• Golden Globe Awards

Out of the Archives: Gary Oldman on “The Scarlett Letter”

Gary Oldman, Golden Globe nominee as Best Actor in a drama for playing Citizen Kane’s screenwriter Herman Mankiewicz in Mank by David Fincher, spoke with journalists of the Hollywood Foreign Press Association in 1995 about The Scarlett Letter, directed by Roland Joffé from the 1850 novel by Nathaniel Hawthorne, where he played Arthur Dimmesdale opposite Demi Moore as Hester Prynne.
“I get very much linked and associated with the people that I play, maniacs, crazy policemen and psychopaths, so there’s a strange perception of me out there in the world that I must be a crazy maniac, and I’m not. I’m rather tender, loving and sweet.  And those are all the qualities that I loved about Arthur. This is the closest role to me, so in that sense, it’s a very honest performance.”
“We all share pain on varying levels, we’re all as mixed-up as one another, whether people turn to drink or to drugs, whether it’s co-dependency or child abuse, overeating or spending money that we don’t have, or however it all comes out. I’m not special or unique, because we all have that, but I’ve got a job that requires me to store all that up and use it. Everything ultimately has to have my signature on it, you can’t get away from you, and so you invest your characters with a great deal of you because this is all you have. I don’t play piano, I don’t stand there and interpret a piece of music through a violin, I use me, so in that sense, I drew from a lot of reference points in my own life.”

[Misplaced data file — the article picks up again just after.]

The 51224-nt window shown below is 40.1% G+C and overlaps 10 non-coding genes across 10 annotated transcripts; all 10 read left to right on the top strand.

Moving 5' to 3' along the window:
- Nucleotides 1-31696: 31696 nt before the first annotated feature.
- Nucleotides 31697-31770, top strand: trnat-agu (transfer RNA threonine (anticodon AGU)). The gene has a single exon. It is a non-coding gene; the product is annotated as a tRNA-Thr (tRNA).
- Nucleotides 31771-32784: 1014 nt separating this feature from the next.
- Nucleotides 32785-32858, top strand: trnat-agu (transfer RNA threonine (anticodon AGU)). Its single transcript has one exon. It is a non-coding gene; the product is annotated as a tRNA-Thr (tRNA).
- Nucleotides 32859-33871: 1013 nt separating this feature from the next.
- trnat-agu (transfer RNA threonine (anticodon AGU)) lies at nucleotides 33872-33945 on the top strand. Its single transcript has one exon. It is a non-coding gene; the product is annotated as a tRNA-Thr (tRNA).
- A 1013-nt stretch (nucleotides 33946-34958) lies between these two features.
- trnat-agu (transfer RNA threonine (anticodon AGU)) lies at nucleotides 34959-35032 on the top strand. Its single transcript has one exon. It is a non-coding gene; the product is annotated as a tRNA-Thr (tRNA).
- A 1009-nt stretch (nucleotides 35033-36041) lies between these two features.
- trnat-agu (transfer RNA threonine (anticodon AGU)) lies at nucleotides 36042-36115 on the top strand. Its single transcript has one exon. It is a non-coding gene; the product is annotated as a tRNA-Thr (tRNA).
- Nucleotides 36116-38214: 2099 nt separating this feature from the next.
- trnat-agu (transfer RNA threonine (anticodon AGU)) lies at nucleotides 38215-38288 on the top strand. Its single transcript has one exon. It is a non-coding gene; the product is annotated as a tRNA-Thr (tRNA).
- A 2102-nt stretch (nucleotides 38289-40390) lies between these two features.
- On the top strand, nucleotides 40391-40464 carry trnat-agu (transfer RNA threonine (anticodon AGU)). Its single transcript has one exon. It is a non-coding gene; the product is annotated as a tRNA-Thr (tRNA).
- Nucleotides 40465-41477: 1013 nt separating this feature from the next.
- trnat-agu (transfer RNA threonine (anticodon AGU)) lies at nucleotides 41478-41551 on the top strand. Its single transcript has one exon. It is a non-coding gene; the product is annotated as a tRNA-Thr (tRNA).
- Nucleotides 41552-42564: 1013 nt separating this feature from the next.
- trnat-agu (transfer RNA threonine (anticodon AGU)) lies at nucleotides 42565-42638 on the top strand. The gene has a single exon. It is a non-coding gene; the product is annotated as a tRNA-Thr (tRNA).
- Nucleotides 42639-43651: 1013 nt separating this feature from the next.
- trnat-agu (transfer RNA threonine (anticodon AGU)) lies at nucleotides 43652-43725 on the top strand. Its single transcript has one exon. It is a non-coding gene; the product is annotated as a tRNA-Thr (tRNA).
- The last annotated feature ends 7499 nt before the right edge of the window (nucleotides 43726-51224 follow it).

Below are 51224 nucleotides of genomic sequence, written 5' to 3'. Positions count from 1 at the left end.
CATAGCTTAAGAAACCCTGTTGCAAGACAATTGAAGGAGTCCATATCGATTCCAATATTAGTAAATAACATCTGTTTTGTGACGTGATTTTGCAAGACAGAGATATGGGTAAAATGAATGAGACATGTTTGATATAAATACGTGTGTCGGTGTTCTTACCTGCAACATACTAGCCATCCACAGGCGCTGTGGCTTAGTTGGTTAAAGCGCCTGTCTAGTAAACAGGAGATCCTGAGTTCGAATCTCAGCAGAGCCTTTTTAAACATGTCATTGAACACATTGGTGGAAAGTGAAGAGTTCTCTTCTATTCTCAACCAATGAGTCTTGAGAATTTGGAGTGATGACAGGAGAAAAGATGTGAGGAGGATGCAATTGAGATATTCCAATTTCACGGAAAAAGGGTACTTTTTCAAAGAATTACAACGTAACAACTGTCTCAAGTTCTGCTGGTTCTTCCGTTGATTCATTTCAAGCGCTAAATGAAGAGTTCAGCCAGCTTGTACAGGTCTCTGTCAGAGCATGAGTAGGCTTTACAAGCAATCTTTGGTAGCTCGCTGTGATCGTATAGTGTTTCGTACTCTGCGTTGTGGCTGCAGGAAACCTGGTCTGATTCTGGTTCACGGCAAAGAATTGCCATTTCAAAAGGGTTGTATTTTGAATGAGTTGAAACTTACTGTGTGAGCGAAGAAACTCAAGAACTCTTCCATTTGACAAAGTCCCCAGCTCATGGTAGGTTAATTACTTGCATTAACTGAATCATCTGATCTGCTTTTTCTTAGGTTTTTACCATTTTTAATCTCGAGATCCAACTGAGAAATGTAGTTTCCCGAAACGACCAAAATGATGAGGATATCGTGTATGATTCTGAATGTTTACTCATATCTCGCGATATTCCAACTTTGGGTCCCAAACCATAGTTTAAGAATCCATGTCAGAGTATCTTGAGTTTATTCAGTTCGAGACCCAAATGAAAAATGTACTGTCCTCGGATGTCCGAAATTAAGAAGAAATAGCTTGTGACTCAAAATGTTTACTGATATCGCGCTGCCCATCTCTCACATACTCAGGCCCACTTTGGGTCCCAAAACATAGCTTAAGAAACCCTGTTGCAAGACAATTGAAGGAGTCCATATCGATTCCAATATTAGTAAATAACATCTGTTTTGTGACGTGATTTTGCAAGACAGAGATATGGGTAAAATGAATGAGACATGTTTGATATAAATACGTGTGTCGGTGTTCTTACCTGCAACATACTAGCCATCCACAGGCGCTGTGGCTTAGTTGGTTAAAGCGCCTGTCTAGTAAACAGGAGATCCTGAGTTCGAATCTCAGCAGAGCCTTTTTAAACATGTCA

“I found this a very easy film to make, in terms of my own personal struggle with the character, and it was made doubly enjoyable because of Demi Moore. She was already on board when I got the call that they wanted me for this romantic lead, which I was staggered about, so I said yes, I thought it was fantastic and terrific. Then we met and we hit it off because we have the same sick sense of humor. It was a tough movie to make, but we had a lot of laughs along the way. There was a great sense of community and family on the film.”
“Movie people go back to the traveling vagabonds and roaming gypsies, we’re a troupe of players, we open up our trunks, we get the costumes out and the music, and we do our little pageant. That’s what drama has always done from the Greeks all the way to the Restoration Comedy to Shakespeare, it will reflect the time if it’s honest and worthy.   So the timeliness of this story is coincidental. Roland could have made The Scarlett Letter five years ago and it would have been timely because those issues never go away.”
“In a climate of a spate of movies about blowing up buildings and all of that, it’s nice to go and see a movie where the main underpinning theme is love and honesty, tenderness and kindness. It’s a good old-fashioned love story, and that’s refreshing.”